Connected: IRIScan portable scanner nearly perfect

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The IRIScan Book 2 portable scanner is as close to a perfect product as I have seen in a long time. Measuring about 12 inches long and narrow, like a long stick of butter, when you slide it over a book or sheet of paper, it magically picks up the images. (Don't try that with butter.)

Unlike that multifunction printer with which you usually scan, it doesn't need to be connected to a computer while you're scanning. So you can take it anywhere your material is. And because it is not a flatbed, you can easily scan books, even if they don't sit flat.

The designers made a terrific decision when they decided to scan directly onto a microSD flash memory card -- the type you find in your smartphone. That gives it plenty of storage for documents and unties the scanner from the computer.

I also scanned while connected to a laptop via USB cable. That's when the microSD card looks to the computer like just another disk drive, allowing you to copy your scans onto any disk on your computer.

The IRIScan Book 2 is powered by 2 AA batteries. Once you drop them in, you're ready to hold down the scan button for a few seconds to turn it on; then for each scan, just momentarily press the scan button again. Press it again to stop.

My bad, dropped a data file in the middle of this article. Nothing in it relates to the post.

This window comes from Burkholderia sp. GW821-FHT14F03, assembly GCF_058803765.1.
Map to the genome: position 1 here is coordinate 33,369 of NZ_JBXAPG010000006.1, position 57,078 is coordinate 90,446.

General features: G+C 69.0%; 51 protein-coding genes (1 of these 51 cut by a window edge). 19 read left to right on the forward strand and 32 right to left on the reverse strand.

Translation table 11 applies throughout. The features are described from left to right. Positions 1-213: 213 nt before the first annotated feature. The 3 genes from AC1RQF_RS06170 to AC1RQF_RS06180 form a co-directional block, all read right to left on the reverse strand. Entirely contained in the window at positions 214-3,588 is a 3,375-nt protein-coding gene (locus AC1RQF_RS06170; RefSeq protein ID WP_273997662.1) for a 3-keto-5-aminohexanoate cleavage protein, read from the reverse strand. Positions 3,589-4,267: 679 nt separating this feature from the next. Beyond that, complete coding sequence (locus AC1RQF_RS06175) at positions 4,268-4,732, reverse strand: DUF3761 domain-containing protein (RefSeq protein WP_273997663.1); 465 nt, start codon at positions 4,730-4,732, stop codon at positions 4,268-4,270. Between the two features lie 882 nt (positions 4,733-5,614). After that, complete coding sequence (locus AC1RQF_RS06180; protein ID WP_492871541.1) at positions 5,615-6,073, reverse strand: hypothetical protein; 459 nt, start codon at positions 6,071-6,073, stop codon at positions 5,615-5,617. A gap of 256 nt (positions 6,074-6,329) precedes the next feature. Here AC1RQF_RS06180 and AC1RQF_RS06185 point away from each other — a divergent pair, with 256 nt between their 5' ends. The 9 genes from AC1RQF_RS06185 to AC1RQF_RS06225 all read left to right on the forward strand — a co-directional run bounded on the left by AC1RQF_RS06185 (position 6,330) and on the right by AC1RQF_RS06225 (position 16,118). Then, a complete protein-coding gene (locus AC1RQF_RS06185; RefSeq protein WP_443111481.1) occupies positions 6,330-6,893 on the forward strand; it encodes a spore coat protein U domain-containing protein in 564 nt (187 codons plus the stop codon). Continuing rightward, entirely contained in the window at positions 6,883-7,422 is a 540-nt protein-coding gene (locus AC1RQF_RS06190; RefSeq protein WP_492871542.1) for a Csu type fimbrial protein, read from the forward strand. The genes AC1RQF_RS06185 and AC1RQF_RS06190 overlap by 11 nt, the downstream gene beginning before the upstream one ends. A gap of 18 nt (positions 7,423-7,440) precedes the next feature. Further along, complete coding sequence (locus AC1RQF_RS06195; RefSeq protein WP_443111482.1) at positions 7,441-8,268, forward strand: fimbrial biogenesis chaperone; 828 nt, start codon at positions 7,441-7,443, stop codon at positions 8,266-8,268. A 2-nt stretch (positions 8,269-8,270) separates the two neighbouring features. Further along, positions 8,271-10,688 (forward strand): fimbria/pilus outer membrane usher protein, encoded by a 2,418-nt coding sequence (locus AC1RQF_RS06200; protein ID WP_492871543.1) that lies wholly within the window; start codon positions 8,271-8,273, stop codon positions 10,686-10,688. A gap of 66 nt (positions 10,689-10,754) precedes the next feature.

The IRIScan gives you choices: whether to scan in black and white or color, and whether to scan at 300 dpi or 600 dpi. It's simple to use and gives good scanned output in PDF format.

While the hardware on the IRIScan is great, the accompanying software, ReadIRIS 12, is merely handy. It will help you do optical character recognition of your scanned documents, and convert them into Word or Excel format from PDF. It also works on image files that didn't come from the scanner. And it can save documents in PDF format after you have converted the text.

I found the recognition to be in the 90 percent-plus correct range when I clicked "Recognize + Save" for a typed document that shows right-side up on the ReadIRIS screen. If it was scanned upside down or is handwritten text, the recognition is very low.

The resulting Word document is actually a bunch of text boxes, sometimes in mixed fonts, combined with graphics. Not a bad result, but likely not the way you would have created it from scratch. So you're likely to need to do some editing and proofing if you plan to use the resulting document professionally.

IRIScan Book 2 including ReadIRIS software is available at irislink.com for $129.

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Follow David Radin on Twitter @dradin, or learn more at www.megabyteminute.com.


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